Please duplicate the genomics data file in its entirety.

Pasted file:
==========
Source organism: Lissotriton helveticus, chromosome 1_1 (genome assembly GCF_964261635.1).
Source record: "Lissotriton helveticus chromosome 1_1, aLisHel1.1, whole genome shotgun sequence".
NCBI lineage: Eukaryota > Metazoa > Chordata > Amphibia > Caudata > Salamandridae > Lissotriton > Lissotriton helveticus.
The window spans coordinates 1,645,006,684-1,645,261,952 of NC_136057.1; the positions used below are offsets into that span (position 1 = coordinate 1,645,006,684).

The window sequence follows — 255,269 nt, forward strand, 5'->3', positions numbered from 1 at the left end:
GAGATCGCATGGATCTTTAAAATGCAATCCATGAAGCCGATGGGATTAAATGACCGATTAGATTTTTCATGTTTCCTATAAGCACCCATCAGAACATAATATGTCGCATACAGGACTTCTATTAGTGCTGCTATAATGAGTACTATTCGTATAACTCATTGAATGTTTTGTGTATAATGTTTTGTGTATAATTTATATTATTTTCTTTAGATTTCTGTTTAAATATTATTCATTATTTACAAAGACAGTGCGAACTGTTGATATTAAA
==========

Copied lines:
Source organism: Lissotriton helveticus, chromosome 1_1 (genome assembly GCF_964261635.1).
Source record: "Lissotriton helveticus chromosome 1_1, aLisHel1.1, whole genome shotgun sequence".
NCBI lineage: Eukaryota > Metazoa > Chordata > Amphibia > Caudata > Salamandridae > Lissotriton > Lissotriton helveticus.
The window spans coordinates 1,645,006,684-1,645,261,952 of NC_136057.1; the positions used below are offsets into that span (position 1 = coordinate 1,645,006,684).

The window sequence follows — 255,269 nt, forward strand, 5'->3', positions numbered from 1 at the left end:
GAGATCGCATGGATCTTTAAAATGCAATCCATGAAGCCGATGGGATTAAATGACCGATTAGATTTTTCATGTTTCCTATAAGCACCCATCAGAACATAATATGTCGCATACAGGACTTCTATTAGTGCTGCTATAATGAGTACTATTCGTATAACTCATTGAATGTTTTGTGTATAATGTTTTGTGTATAATTTATATTATTTTCTTTAGATTTCTGTTTAAATATTATTCATTATTTACAAAGACAGTGCGAACTGTTGATATTAAA